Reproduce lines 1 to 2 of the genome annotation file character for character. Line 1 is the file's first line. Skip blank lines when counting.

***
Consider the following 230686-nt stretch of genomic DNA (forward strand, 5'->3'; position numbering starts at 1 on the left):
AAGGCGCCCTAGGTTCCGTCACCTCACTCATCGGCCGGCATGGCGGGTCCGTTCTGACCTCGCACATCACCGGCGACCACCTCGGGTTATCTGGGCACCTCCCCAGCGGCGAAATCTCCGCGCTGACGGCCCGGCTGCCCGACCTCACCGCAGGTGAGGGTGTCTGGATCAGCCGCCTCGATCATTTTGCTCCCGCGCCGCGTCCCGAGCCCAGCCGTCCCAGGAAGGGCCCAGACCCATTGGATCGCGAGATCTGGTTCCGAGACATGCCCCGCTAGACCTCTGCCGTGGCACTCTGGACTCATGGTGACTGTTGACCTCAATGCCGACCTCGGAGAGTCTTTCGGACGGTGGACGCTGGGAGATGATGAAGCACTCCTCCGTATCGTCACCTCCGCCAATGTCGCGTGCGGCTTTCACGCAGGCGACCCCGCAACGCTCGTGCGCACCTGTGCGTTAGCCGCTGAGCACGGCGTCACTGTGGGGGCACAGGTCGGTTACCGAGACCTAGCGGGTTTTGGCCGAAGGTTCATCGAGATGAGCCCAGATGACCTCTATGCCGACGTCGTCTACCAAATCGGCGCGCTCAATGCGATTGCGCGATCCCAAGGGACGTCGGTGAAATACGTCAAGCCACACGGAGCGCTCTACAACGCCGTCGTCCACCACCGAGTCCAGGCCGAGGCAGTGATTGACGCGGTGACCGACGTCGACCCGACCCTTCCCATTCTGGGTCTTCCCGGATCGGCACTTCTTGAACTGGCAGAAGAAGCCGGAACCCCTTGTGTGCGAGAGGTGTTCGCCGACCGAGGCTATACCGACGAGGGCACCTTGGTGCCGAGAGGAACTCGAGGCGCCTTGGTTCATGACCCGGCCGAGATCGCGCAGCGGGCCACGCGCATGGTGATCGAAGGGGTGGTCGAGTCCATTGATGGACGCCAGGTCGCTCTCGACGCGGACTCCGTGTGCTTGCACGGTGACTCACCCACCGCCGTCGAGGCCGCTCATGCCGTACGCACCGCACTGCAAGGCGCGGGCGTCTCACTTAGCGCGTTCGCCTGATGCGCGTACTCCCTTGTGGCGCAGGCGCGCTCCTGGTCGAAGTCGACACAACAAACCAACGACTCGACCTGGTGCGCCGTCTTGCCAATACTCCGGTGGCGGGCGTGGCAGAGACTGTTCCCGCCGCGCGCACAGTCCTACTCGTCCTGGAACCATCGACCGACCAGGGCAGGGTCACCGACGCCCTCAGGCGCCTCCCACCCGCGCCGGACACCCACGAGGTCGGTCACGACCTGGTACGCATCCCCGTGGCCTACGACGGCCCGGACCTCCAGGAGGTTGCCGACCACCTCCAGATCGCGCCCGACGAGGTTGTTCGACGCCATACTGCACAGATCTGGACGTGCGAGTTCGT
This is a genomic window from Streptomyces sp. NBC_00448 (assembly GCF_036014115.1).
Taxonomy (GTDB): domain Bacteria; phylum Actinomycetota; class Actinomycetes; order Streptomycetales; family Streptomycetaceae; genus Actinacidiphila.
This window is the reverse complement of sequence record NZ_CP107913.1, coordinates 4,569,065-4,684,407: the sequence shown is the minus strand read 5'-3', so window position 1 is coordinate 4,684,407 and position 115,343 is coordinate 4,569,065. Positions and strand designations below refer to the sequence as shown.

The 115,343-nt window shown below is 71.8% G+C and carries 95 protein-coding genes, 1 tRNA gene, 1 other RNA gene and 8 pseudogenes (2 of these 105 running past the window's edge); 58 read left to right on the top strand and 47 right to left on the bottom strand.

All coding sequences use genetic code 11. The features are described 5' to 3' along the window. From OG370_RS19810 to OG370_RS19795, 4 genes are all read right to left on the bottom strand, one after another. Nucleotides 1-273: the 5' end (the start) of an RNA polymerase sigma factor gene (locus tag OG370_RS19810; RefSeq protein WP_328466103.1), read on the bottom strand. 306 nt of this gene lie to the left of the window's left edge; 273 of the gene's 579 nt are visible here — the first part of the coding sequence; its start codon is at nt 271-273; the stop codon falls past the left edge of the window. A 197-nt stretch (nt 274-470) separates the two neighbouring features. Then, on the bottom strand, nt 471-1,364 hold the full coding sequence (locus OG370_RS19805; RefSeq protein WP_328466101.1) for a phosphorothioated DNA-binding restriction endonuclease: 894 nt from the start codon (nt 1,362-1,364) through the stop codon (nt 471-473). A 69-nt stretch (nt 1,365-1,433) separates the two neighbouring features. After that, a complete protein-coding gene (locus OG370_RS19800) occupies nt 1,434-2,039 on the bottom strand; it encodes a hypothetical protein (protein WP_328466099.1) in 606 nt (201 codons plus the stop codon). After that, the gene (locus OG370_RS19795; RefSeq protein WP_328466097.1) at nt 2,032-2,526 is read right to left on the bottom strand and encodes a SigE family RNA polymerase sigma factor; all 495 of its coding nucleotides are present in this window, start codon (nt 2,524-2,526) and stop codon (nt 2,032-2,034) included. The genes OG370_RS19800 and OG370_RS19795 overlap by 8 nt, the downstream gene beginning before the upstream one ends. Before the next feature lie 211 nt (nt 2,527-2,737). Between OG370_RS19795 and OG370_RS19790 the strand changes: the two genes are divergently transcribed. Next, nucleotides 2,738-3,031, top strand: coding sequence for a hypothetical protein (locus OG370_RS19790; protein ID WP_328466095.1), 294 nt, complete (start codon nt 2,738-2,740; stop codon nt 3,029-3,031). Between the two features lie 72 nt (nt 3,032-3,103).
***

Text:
Consider the following 230686-nt stretch of genomic DNA (forward strand, 5'->3'; position numbering starts at 1 on the left):
AAGGCGCCCTAGGTTCCGTCACCTCACTCATCGGCCGGCATGGCGGGTCCGTTCTGACCTCGCACATCACCGGCGACCACCTCGGGTTATCTGGGCACCTCCCCAGCGGCGAAATCTCCGCGCTGACGGCCCGGCTGCCCGACCTCACCGCAGGTGAGGGTGTCTGGATCAGCCGCCTCGATCATTTTGCTCCCGCGCCGCGTCCCGAGCCCAGCCGTCCCAGGAAGGGCCCAGACCCATTGGATCGCGAGATCTGGTTCCGAGACATGCCCCGCTAGACCTCTGCCGTGGCACTCTGGACTCATGGTGACTGTTGACCTCAATGCCGACCTCGGAGAGTCTTTCGGACGGTGGACGCTGGGAGATGATGAAGCACTCCTCCGTATCGTCACCTCCGCCAATGTCGCGTGCGGCTTTCACGCAGGCGACCCCGCAACGCTCGTGCGCACCTGTGCGTTAGCCGCTGAGCACGGCGTCACTGTGGGGGCACAGGTCGGTTACCGAGACCTAGCGGGTTTTGGCCGAAGGTTCATCGAGATGAGCCCAGATGACCTCTATGCCGACGTCGTCTACCAAATCGGCGCGCTCAATGCGATTGCGCGATCCCAAGGGACGTCGGTGAAATACGTCAAGCCACACGGAGCGCTCTACAACGCCGTCGTCCACCACCGAGTCCAGGCCGAGGCAGTGATTGACGCGGTGACCGACGTCGACCCGACCCTTCCCATTCTGGGTCTTCCCGGATCGGCACTTCTTGAACTGGCAGAAGAAGCCGGAACCCCTTGTGTGCGAGAGGTGTTCGCCGACCGAGGCTATACCGACGAGGGCACCTTGGTGCCGAGAGGAACTCGAGGCGCCTTGGTTCATGACCCGGCCGAGATCGCGCAGCGGGCCACGCGCATGGTGATCGAAGGGGTGGTCGAGTCCATTGATGGACGCCAGGTCGCTCTCGACGCGGACTCCGTGTGCTTGCACGGTGACTCACCCACCGCCGTCGAGGCCGCTCATGCCGTACGCACCGCACTGCAAGGCGCGGGCGTCTCACTTAGCGCGTTCGCCTGATGCGCGTACTCCCTTGTGGCGCAGGCGCGCTCCTGGTCGAAGTCGACACAACAAACCAACGACTCGACCTGGTGCGCCGTCTTGCCAATACTCCGGTGGCGGGCGTGGCAGAGACTGTTCCCGCCGCGCGCACAGTCCTACTCGTCCTGGAACCATCGACCGACCAGGGCAGGGTCACCGACGCCCTCAGGCGCCTCCCACCCGCGCCGGACACCCACGAGGTCGGTCACGACCTGGTACGCATCCCCGTGGCCTACGACGGCCCGGACCTCCAGGAGGTTGCCGACCACCTCCAGATCGCGCCCGACGAGGTTGTTCGACGCCATACTGCACAGATCTGGACGTGCGAGTTCGT